Brazil’s top electoral court must decide whether the country’s most popular politician can run in upcoming elections despite being jailed for corruption. The court is expected to declare former president Luiz Inacio Lula da Silva ineligible in the coming weeks, ahead of the Oct. 7 vote, but that may not stop his Workers Party (PT) winning anyway.
One of Brazil’s most powerful women says she was only defending her honor when she tossed a glass of white wine in the face of an equally powerful elected official who called her a “man-eater.”
Brazil largest party, main ally and pillar of President Dilma Rousseff's fragile coalition said it was “110% satisfied” with the changes announced on Friday: reducing cabinet posts from 39 to 31, slashing thousands of coveted jobs for political appointees and cutting her salary and that of the vice president by 10%.
Renan Calheiros, president of the Brazilian Senate, and the man who could help President Dilma Rousseff avoid impeachment in Congress, has proposed a package of measures to rescue Brazil from its current stagflation, but among his demands is “an end to the customs union of Mercosur”.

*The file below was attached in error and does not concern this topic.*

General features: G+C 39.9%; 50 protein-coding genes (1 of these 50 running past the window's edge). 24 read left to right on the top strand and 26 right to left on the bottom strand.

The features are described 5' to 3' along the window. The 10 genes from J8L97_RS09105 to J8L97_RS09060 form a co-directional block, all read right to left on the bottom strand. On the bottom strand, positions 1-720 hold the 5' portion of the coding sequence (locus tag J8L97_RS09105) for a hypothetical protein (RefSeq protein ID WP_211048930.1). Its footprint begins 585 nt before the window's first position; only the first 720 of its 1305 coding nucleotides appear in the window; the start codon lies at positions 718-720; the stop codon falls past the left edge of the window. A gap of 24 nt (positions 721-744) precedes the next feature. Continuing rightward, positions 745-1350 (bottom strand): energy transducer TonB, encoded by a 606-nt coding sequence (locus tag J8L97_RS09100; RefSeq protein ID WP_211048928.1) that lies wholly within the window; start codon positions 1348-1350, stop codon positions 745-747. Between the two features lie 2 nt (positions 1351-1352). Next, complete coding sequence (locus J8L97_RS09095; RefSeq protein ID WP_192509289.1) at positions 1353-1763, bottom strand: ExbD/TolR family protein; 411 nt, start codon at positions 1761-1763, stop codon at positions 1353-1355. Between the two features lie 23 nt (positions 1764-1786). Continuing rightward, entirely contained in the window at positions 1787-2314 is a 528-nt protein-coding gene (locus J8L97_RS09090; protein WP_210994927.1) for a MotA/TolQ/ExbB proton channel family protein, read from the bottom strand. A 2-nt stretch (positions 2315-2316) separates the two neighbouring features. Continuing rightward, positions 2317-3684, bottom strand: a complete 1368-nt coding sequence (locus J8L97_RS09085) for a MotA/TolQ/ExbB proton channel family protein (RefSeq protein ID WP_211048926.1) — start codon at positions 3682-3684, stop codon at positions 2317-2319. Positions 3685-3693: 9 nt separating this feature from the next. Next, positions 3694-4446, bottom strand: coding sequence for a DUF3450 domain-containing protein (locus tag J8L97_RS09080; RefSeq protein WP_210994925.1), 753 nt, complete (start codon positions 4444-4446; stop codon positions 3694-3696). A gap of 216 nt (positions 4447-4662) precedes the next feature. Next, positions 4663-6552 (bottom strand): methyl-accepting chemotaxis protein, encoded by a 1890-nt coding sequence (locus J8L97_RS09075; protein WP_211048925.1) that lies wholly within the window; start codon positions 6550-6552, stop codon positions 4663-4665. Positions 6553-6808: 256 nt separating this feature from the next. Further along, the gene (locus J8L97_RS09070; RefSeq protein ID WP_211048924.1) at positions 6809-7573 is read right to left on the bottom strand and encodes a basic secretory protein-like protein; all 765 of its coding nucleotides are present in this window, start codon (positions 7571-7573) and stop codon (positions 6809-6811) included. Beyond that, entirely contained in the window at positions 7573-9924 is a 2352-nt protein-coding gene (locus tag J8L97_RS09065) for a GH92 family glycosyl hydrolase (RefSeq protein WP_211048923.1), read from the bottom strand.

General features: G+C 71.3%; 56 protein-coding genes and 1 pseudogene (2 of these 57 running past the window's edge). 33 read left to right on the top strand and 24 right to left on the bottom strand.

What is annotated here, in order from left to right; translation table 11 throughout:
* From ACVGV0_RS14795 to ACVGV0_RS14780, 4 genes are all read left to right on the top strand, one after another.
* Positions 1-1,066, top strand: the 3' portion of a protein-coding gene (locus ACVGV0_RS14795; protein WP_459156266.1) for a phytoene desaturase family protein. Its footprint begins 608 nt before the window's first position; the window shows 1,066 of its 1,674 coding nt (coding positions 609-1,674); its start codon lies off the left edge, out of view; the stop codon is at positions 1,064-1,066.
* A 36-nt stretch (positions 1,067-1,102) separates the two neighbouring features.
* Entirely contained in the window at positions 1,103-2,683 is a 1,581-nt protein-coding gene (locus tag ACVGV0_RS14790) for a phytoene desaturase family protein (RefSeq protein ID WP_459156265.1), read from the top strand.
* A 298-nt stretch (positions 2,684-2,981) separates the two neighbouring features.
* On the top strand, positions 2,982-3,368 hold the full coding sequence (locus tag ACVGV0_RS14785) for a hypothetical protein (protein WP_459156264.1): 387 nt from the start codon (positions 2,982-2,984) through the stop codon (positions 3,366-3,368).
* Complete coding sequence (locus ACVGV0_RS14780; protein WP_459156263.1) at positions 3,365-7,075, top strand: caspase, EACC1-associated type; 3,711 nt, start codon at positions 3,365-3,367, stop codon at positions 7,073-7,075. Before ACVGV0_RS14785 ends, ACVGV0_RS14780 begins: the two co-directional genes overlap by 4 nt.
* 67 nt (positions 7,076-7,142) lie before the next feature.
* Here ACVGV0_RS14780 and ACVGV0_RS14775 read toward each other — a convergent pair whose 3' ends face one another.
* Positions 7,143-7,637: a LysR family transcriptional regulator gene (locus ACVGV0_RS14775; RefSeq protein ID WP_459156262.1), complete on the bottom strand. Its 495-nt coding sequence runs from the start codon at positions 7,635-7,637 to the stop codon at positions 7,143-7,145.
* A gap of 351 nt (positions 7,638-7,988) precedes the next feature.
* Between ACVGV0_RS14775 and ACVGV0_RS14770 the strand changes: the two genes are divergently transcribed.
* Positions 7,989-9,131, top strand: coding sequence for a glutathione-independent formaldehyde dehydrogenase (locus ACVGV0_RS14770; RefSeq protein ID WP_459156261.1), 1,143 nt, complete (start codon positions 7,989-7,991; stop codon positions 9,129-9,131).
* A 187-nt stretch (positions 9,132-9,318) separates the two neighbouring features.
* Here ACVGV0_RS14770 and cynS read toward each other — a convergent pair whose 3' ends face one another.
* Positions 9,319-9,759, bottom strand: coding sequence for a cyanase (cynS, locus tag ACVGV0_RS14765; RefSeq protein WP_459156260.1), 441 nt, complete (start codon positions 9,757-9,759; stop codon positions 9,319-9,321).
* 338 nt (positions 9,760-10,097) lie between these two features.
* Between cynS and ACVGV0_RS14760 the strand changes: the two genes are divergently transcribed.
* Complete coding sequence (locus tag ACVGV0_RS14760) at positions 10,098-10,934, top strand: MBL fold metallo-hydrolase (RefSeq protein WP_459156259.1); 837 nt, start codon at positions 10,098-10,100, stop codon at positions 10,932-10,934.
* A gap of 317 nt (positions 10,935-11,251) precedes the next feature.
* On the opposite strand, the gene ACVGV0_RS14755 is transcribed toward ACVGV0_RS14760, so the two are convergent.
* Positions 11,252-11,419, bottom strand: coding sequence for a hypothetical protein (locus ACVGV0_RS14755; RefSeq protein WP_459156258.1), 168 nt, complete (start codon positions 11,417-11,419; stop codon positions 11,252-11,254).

Brazil' minister of agriculture Katia Abreu said she was very optimistic about Mercosur reaching a trade agreement with the European Union, and if there are problems look to Europe, because Mercosur members have almost agreed and finished their proposal.
U.S. Department of Agriculture's Animal and Plant Health Inspection Service announced Monday that it is amending its regulations to allow imports of fresh (chilled or frozen) beef from (Argentina) and 14 states in Brazil. It's the first step in a process for these regions to gain access to the U.S. market for beef, the APHIS said in a statement.
Brazil is ready to preserve the advances achieved by Mercosur but as long as the block does not turn into 'a burden' when it comes to negotiate trade agreements with third parties, according to Agriculture minister Katia Abreu.
Land possession has caused the first clashes in the newly named cabinet of President Dilma Rousseff with Agriculture minister Katia Abreu arguing there are no large estates ('latifundium') left in Brazil, while her Agrarian Development peer and a stalwart from the ruling party said a social approach was needed to the land and peasants issue.
Other members of cabinet announced for Dilma's next term due to start on January 1.
Brazilian President Dilma Rousseff has named business leader Armando Monteiro to head the industry and trade ministry in a new sign of more market-friendly policies as she tries to restore investor confidence and reignite economic growth.